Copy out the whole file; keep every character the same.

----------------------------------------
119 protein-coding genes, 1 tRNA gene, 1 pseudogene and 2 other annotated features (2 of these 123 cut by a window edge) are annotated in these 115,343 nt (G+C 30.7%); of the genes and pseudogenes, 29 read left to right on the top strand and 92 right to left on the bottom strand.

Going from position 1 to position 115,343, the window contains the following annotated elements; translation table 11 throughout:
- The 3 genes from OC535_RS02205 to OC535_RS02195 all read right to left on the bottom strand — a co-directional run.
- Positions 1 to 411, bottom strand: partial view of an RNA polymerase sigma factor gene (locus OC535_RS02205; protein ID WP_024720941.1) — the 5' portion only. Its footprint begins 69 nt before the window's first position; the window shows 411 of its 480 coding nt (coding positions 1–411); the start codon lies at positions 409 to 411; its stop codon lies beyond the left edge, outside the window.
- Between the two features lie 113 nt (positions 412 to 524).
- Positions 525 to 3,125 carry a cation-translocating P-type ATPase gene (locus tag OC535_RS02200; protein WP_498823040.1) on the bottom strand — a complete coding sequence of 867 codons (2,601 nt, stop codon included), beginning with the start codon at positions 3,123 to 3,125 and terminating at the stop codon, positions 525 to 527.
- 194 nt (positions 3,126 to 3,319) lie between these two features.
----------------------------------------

119 protein-coding genes, 1 tRNA gene, 1 pseudogene and 2 other annotated features (2 of these 123 cut by a window edge) are annotated in these 115,343 nt (G+C 30.7%); of the genes and pseudogenes, 29 read left to right on the top strand and 92 right to left on the bottom strand.

Going from position 1 to position 115,343, the window contains the following annotated elements; translation table 11 throughout:
- The 3 genes from OC535_RS02205 to OC535_RS02195 all read right to left on the bottom strand — a co-directional run.
- Positions 1 to 411, bottom strand: partial view of an RNA polymerase sigma factor gene (locus OC535_RS02205; protein ID WP_024720941.1) — the 5' portion only. Its footprint begins 69 nt before the window's first position; the window shows 411 of its 480 coding nt (coding positions 1–411); the start codon lies at positions 409 to 411; its stop codon lies beyond the left edge, outside the window.
- Between the two features lie 113 nt (positions 412 to 524).
- Positions 525 to 3,125 carry a cation-translocating P-type ATPase gene (locus tag OC535_RS02200; protein WP_498823040.1) on the bottom strand — a complete coding sequence of 867 codons (2,601 nt, stop codon included), beginning with the start codon at positions 3,123 to 3,125 and terminating at the stop codon, positions 525 to 527.
- 194 nt (positions 3,126 to 3,319) lie between these two features.